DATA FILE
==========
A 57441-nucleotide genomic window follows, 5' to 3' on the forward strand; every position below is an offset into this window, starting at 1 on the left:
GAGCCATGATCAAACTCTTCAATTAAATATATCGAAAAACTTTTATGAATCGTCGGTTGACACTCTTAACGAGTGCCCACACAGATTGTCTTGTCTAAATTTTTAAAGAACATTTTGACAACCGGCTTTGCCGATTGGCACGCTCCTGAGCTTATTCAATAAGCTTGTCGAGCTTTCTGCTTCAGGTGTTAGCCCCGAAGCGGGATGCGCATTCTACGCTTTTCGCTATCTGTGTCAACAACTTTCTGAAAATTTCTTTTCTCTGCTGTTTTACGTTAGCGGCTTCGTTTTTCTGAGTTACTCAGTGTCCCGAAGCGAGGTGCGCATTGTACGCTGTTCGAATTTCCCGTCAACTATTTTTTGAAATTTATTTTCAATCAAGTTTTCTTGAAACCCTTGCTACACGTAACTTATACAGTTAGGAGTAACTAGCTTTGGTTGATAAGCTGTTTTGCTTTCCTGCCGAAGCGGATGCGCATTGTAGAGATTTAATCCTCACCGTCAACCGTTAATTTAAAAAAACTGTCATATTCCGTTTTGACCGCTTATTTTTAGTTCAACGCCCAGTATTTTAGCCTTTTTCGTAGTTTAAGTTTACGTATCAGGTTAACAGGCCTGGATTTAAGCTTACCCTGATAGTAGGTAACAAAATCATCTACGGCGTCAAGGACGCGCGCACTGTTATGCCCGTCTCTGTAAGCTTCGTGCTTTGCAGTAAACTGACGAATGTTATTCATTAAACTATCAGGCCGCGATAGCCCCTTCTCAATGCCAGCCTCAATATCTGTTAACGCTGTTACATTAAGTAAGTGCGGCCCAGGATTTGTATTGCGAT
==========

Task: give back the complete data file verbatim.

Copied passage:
A 57441-nucleotide genomic window follows, 5' to 3' on the forward strand; every position below is an offset into this window, starting at 1 on the left:
GAGCCATGATCAAACTCTTCAATTAAATATATCGAAAAACTTTTATGAATCGTCGGTTGACACTCTTAACGAGTGCCCACACAGATTGTCTTGTCTAAATTTTTAAAGAACATTTTGACAACCGGCTTTGCCGATTGGCACGCTCCTGAGCTTATTCAATAAGCTTGTCGAGCTTTCTGCTTCAGGTGTTAGCCCCGAAGCGGGATGCGCATTCTACGCTTTTCGCTATCTGTGTCAACAACTTTCTGAAAATTTCTTTTCTCTGCTGTTTTACGTTAGCGGCTTCGTTTTTCTGAGTTACTCAGTGTCCCGAAGCGAGGTGCGCATTGTACGCTGTTCGAATTTCCCGTCAACTATTTTTTGAAATTTATTTTCAATCAAGTTTTCTTGAAACCCTTGCTACACGTAACTTATACAGTTAGGAGTAACTAGCTTTGGTTGATAAGCTGTTTTGCTTTCCTGCCGAAGCGGATGCGCATTGTAGAGATTTAATCCTCACCGTCAACCGTTAATTTAAAAAAACTGTCATATTCCGTTTTGACCGCTTATTTTTAGTTCAACGCCCAGTATTTTAGCCTTTTTCGTAGTTTAAGTTTACGTATCAGGTTAACAGGCCTGGATTTAAGCTTACCCTGATAGTAGGTAACAAAATCATCTACGGCGTCAAGGACGCGCGCACTGTTATGCCCGTCTCTGTAAGCTTCGTGCTTTGCAGTAAACTGACGAATGTTATTCATTAAACTATCAGGCCGCGATAGCCCCTTCTCAATGCCAGCCTCAATATCTGTTAACGCTGTTACATTAAGTAAGTGCGGCCCAGGATTTGTATTGCGAT